Clerks: Matt Watkinson of Joycult wheels

Brantford’s downtown is home to a wide variety of shops and small businesses. These businesses define Brantford, but what defines the businesses? This is the inspiration behind Clerks”; getting to know those who know us so well. From our shoe size to our favourite item on the menu, these business owners make feel more like family than customers. With that being said, let us shine the spotlight on Matt Watkinson, owner of Joycult Wheels.



So for everyone who isnt aware, what is Joycult?

Joycult is a fingerboard wheel company based out of Brantford Ontario, Canada.


When did you start fingerboarding?

I started fingerboarding I think in 1998, It was right around the time I started skateboarding.


So, I heard that you got some help from the Laurier LaunchPad program to start Joycult. What role did the LaunchPad program play in Joycults start?

LaunchPad helped me learn a lot about the “business” aspect of the idea. How to start up with minimal risk and investment. They also supported me as an individual too (which, as a skateboarder, was an investment on their part).


Does Launch Pad still play a role in Joycult? How does it help?

I still talk to Adrian Beam (Program Lead) all the time though, and he as well of the rest of the team are always there to help.


I noticed that you have a large Instagram following, and that people seem genuinely hyped on Joycult. How do you keep up with customer demands?

I think I’ve just developed a bit of a rhythm now. The supporters and I also have a good relationship too. I typically release the wheels once a month and they sell the same day. The number of sets (4 wheels) that I can physically make each month is pretty much topped out for a one man operation.


On JoyCult’s page it mentions that all products are handmade in Brantford. What is the process for creating the wheels?

That’s true! The urethane is tested, mixed, and poured right here in Brantford. It’s a tedious process at times, but it’s a labour of love.


What are some of the struggles or difficulties when creating the wheels?

Photo courtesy of Matt Watkinson
Photo courtesy of Matt Watkinson

Some of the struggles vary from time to time, but a lot of the struggles in the beginning had to do with lack of knowledge. At this point, a lot of the kinks have been worked out though.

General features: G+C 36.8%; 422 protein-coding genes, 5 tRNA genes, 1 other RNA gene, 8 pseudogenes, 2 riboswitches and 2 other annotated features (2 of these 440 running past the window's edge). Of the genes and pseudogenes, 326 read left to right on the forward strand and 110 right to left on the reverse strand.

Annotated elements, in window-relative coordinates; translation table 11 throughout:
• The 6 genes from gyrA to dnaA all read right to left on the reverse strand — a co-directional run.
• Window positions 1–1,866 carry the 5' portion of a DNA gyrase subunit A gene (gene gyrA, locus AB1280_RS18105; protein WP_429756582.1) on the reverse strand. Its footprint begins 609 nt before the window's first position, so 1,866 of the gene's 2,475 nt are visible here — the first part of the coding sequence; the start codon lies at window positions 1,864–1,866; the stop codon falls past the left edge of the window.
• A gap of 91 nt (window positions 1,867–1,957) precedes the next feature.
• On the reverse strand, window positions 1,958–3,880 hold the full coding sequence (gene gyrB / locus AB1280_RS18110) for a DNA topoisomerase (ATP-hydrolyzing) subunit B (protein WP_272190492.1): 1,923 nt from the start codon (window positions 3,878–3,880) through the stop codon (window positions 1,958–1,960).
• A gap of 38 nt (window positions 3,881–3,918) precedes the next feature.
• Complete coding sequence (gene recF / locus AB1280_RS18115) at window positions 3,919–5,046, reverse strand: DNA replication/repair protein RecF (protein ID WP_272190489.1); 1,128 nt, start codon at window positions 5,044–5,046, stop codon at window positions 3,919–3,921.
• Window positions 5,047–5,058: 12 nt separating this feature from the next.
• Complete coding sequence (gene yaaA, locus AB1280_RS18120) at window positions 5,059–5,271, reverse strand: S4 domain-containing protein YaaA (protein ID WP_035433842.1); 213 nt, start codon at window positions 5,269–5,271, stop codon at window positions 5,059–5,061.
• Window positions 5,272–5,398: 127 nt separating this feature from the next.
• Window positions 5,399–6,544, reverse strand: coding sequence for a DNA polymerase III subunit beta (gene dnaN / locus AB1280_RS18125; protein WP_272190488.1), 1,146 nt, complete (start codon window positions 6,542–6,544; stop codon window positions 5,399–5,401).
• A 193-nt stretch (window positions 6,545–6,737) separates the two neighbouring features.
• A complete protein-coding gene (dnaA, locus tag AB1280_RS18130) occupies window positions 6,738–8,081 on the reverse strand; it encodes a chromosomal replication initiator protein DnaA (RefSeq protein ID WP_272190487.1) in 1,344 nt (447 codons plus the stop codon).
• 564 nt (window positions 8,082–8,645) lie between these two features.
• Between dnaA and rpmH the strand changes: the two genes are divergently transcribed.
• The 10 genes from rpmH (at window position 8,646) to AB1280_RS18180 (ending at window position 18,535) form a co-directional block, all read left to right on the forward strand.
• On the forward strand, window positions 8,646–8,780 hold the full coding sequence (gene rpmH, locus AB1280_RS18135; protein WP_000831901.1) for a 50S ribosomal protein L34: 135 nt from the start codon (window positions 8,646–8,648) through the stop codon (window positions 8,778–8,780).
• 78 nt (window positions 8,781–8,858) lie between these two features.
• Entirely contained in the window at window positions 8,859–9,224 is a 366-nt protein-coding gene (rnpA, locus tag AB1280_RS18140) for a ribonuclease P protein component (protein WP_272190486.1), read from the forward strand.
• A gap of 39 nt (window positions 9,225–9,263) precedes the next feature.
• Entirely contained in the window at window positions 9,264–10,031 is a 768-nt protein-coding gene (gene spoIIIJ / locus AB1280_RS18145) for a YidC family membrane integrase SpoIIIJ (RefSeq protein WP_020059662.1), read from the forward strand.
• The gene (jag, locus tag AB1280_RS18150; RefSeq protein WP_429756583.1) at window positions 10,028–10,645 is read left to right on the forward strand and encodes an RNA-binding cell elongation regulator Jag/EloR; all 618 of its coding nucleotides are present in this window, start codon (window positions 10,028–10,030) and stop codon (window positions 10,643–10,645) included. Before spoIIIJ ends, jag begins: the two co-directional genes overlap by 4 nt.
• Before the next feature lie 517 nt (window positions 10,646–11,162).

What separates Joycult from other fingerboarding wheel companies?

Thats a good question! There are surprisingly a lot of fingerboard companies worldwide. But truthfully, I think I am just passionate about it and the community of people here understand that. I am a skateboarder with an imagination, so the photography and videography is just a way to help people see things the way I have always seen them.


Who are some fingerboarders that people should check out?

Oh man, there are so many. Some of my favorites are Zac Mclean, Alex Christ, TKY Timo Kranz, Jay Linehan, but, I honestly just love watching everyone! Just scroll through and all day!


So last time we did an interview it was at the Downtown Showdown fingerboard event that Joycult hosted a few months back. How did the contest go?

It was awesome! Met so many amazing people! And it was cool that it was on a public fountain in the spirit of skateboarding!


If I remember correctly, a couple of people travelled from the States to visit. How does it make you feel knowing that someone is willing to travel for hours to be a part of the event?

Totally insane feeling dude, I couldn’t even describe it if I tried. Far from what I expected. I honestly thought the day was going to be a write off. But it was the opposite! That event really put some things in perspective as far as how awesome this community of people really is.


Can fingerboarders expect another contest anytime soon?

The next Downtown Showdown is already in the works! No official date yet, but some serious planning has already begun. (We’re) hoping for November or December.


What do you think the future holds for Joycult?

The future is never certain! For now though, I am just enjoying being a part of it, and always trying to promote fingerboarding as a whole.

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